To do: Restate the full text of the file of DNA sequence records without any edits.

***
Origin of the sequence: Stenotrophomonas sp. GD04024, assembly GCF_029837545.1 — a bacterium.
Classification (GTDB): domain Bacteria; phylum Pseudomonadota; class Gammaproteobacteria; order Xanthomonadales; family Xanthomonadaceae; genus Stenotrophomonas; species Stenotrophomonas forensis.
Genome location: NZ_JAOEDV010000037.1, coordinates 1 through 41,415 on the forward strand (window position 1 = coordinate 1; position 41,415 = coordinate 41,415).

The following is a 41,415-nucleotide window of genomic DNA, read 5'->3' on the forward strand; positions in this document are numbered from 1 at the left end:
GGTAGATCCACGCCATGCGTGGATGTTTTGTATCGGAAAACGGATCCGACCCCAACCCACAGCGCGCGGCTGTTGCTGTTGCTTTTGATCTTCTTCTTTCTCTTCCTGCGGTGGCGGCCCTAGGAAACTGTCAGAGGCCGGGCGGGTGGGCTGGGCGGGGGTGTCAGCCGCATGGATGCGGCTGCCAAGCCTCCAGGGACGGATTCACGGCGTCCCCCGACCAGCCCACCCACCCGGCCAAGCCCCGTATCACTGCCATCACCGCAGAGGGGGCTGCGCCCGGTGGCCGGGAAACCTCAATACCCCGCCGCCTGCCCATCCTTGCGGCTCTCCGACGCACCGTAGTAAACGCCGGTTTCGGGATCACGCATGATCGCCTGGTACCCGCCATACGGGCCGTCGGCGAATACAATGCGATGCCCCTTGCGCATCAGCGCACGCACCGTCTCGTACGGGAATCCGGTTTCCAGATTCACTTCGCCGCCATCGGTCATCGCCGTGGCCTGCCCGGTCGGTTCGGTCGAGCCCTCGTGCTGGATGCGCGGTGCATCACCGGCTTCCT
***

Origin of the sequence: Stenotrophomonas sp. GD04024, assembly GCF_029837545.1 — a bacterium.
Classification (GTDB): domain Bacteria; phylum Pseudomonadota; class Gammaproteobacteria; order Xanthomonadales; family Xanthomonadaceae; genus Stenotrophomonas; species Stenotrophomonas forensis.
Genome location: NZ_JAOEDV010000037.1, coordinates 1 through 41,415 on the forward strand (window position 1 = coordinate 1; position 41,415 = coordinate 41,415).

The following is a 41,415-nucleotide window of genomic DNA, read 5'->3' on the forward strand; positions in this document are numbered from 1 at the left end:
GGTAGATCCACGCCATGCGTGGATGTTTTGTATCGGAAAACGGATCCGACCCCAACCCACAGCGCGCGGCTGTTGCTGTTGCTTTTGATCTTCTTCTTTCTCTTCCTGCGGTGGCGGCCCTAGGAAACTGTCAGAGGCCGGGCGGGTGGGCTGGGCGGGGGTGTCAGCCGCATGGATGCGGCTGCCAAGCCTCCAGGGACGGATTCACGGCGTCCCCCGACCAGCCCACCCACCCGGCCAAGCCCCGTATCACTGCCATCACCGCAGAGGGGGCTGCGCCCGGTGGCCGGGAAACCTCAATACCCCGCCGCCTGCCCATCCTTGCGGCTCTCCGACGCACCGTAGTAAACGCCGGTTTCGGGATCACGCATGATCGCCTGGTACCCGCCATACGGGCCGTCGGCGAATACAATGCGATGCCCCTTGCGCATCAGCGCACGCACCGTCTCGTACGGGAATCCGGTTTCCAGATTCACTTCGCCGCCATCGGTCATCGCCGTGGCCTGCCCGGTCGGTTCGGTCGAGCCCTCGTGCTGGATGCGCGGTGCATCACCGGCTTCCT